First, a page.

The European Parliament adopts the use of a universal charger for electronic devices from autumn 2024

The last uncertainty hanging over the common European charger was lifted on Tuesday, October 4, with the vote by the European Parliament, in Strasbourg, of the “universal charger for electronic devices” directive. Manufacturers have two years to comply: in the fall of 2024, most new models of mobile electronic devices will have to be equipped with the same power connector, to the USB-C standard, which will allow them to share the same charger.

This concerns smartphones, tablets, portable consoles, e-readers, cameras, as well as Bluetooth speakers and rechargeable headphones. Laptops will have until early 2026 to convert. As for connected watches, they escape it for the moment because of their compactness. MEPs overwhelmingly approved this measure on Tuesday, by 602 votes for, 13 against and 8 abstentions.

Practical and ecological

The objective is twofold. From an ecological point of view, the European Union (EU) wants to offer chargers a longer life than the devices they equip. Manufacturers will also be required to offer new devices in a version without a charger. In addition, the EU wants to make life easier for consumers by avoiding the juggling of different chargers.

The EU directive will put out of service old power supplies and the specific cables that equip them, pruning along the way the forest of cables that line our electrical outlets. However, this simplification will take a few years, the time that older generation devices, with non-standard connectors, will be scrapped.

The regulations also provide for the charging speed to be harmonized for devices authorizing fast charging, to prevent it from being restricted when used with a device of a different brand.

Read also: The European Union has voted in favor of a universal charger by autumn 2024 for electronic devices

Robust and easy to use

The standard EU-chosen power plug, USB-C, is anything but an unknown. Since 2015, it has imposed itself by constantly conquering new electronic devices, thanks to three advantages: compactness, robustness, ease of insertion. However, two categories of products still refuse to comply: devices with an outdated design – first-price smartphones, low-end PCs, for example – as well as many of the latest generation Apple products.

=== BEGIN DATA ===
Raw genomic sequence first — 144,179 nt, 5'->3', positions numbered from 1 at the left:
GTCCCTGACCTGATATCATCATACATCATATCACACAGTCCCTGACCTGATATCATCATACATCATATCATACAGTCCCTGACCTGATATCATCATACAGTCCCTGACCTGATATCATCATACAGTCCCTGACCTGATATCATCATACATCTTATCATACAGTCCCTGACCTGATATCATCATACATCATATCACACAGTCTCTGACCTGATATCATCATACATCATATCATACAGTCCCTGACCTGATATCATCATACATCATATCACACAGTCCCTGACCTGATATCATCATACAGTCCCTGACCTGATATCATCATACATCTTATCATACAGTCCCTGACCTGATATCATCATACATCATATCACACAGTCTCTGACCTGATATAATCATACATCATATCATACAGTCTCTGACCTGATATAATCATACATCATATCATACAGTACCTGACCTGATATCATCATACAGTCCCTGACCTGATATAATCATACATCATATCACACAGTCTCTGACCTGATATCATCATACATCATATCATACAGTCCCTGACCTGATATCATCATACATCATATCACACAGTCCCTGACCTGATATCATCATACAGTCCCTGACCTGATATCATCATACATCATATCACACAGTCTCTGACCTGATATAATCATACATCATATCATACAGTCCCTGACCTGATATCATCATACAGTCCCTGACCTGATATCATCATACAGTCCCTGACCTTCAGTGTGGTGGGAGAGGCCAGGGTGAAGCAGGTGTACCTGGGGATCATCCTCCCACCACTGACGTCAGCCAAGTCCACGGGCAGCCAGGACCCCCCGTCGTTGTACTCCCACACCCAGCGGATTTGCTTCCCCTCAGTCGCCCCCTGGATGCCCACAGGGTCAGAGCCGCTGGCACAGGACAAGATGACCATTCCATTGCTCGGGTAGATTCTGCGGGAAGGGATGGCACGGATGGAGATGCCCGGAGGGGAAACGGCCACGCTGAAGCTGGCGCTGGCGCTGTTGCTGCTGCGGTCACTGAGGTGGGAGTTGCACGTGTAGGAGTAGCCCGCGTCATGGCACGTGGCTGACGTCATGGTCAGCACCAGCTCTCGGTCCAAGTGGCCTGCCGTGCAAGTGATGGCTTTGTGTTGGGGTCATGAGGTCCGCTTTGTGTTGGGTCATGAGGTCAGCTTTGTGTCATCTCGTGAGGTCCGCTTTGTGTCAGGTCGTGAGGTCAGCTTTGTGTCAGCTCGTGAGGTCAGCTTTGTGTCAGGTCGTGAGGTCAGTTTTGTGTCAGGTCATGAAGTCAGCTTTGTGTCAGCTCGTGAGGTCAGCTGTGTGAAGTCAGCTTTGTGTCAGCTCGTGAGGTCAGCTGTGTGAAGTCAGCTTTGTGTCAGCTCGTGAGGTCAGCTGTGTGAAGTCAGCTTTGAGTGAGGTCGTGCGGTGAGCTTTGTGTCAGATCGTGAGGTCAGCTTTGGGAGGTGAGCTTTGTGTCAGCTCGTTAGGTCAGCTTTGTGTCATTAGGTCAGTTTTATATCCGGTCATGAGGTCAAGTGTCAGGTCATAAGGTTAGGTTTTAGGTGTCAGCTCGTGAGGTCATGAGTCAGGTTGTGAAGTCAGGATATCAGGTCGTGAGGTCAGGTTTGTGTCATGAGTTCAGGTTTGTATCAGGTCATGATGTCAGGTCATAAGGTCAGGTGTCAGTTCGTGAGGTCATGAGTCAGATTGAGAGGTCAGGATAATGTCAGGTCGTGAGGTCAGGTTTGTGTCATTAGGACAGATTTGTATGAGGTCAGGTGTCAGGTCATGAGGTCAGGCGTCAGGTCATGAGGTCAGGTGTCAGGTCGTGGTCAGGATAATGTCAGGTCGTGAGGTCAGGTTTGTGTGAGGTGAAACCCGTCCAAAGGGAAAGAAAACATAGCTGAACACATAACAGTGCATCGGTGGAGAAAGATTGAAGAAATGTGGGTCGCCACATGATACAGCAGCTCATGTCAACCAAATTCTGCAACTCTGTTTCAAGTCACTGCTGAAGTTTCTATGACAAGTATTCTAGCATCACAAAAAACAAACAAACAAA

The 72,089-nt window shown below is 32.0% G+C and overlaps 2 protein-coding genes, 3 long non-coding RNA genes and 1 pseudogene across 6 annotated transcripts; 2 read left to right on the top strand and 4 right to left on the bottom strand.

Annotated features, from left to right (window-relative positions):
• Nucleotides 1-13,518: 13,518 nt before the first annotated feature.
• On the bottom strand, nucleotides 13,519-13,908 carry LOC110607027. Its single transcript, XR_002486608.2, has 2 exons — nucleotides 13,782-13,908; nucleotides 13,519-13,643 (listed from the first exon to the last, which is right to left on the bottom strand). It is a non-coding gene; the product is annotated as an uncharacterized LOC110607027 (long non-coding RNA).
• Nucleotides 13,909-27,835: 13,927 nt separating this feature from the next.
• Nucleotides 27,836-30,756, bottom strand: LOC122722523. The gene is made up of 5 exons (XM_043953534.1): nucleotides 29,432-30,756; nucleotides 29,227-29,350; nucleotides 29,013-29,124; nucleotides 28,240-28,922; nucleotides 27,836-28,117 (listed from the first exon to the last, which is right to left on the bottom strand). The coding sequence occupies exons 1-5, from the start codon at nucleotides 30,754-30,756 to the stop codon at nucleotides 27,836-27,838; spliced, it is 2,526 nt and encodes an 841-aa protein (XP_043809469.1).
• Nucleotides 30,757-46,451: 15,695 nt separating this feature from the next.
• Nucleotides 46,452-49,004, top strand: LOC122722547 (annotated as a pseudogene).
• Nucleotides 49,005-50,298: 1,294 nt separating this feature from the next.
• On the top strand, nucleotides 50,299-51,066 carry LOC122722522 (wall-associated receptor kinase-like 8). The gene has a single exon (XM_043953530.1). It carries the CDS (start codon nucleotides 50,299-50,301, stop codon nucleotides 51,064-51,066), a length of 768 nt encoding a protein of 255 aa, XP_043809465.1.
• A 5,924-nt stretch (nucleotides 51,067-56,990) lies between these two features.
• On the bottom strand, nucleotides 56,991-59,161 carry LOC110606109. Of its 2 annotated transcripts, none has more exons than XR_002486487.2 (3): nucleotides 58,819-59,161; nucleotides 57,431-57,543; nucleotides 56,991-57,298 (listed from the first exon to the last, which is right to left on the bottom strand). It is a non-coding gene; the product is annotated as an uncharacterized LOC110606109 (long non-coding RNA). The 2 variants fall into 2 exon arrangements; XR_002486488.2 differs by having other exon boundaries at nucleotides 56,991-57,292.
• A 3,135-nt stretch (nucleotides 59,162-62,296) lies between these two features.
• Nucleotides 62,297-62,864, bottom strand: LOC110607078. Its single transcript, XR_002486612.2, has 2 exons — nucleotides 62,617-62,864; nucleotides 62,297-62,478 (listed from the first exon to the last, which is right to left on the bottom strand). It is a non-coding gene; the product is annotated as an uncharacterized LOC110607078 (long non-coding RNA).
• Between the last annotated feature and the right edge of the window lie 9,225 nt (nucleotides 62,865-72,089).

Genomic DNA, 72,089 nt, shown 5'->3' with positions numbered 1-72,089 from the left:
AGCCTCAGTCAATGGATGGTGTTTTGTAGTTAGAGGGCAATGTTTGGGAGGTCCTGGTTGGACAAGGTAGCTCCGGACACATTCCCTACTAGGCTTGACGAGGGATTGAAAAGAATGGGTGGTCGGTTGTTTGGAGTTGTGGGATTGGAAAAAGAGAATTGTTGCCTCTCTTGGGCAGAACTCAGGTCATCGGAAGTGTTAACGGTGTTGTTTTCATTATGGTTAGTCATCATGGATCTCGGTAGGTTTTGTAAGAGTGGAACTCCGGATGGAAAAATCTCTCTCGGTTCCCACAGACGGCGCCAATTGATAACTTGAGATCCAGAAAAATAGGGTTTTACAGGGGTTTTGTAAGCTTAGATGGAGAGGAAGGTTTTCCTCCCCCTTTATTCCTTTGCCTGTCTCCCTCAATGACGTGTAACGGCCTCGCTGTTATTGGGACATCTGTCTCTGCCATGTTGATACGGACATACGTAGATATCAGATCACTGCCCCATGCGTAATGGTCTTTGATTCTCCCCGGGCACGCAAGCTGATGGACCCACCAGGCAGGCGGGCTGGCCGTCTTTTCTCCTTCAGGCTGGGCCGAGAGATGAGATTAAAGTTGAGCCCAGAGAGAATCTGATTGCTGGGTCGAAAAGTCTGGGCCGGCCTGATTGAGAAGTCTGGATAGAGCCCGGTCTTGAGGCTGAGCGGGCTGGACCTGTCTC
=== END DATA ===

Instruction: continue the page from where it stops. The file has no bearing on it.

The Californian manufacturer’s smartphones, its headphones and some of its tablets use a brand-specific connector, the Lightning, which is flatter than the USB-C connector. However, Apple is far from being an opponent of USB-C: this power connector has been fitted to its pro tablets and some of its computers for several years. But the Californian company is notoriously opposed to the obligation to generalize this socket to all its mobile electronic devices. Apple points to the ecological waste that will be caused by the disposal of Lightning cables, which hundreds of millions of people own, as well as the setting aside of certain accessories, headphones or charging stations, for example.

A brake on innovation?

In addition, Apple believes that the requirement to use USB-C is a barrier to innovation. However, the EU seems determined not to block the evolution of mobile devices. It refuses, for the moment, to standardize an alternative power supply process, wireless charging, on the grounds that this technology is still young and that it can still evolve. A lack of maturity which opposes it to the USB-C power connector, a proven technology which does not seem to have an urgent need to evolve in depth.

Apple will not, moreover, be totally prevented from innovating. The manufacturer will be able to continue to insert charging connectors of a new kind on some of its devices: those which have enough space to integrate several of them. On a laptop, for example, Apple can place, in addition to a USB-C connector, a second charging socket. MacBooks will therefore not necessarily lose their magnetic connector, the MagSafe.

On more compact devices such as smartphones, it is likely that there is not enough space to insert two power sockets. If Apple wishes to innovate, and seeks to replace the USB-C connector, the company will be forced to coordinate its efforts with the rest of the industry to hope to convince the EU of the merits of this potential advance. A strategy that would deprive the brand of the exclusivity of this technology, and therefore, of a commercial argument.

Fifteen years to complete

After the vote of the European Parliament, the Council will, in turn, have to approve the text, which will then be signed by the President of the Parliament and the Presidency of the Council before being published in the Official newspaper. For the EU, this directive closes a long sequence of regulations started in 2009, when the European executive pushed manufacturers to self-regulate, by standardizing their connectors themselves. An initiative which had already led to the disappearance of some of the “exotic” chargers.

This process was relaunched in 2018, in a more restrictive spirit, leading to the present success. No one will regret the proliferation of chargers in the 1990s, when each brand used a range of different cables depending on its ranges, often incompatible with connectors from competing brands.

Read also: Article reserved for our subscribers Europe wants to impose a universal charger for smartphones, regardless of brand

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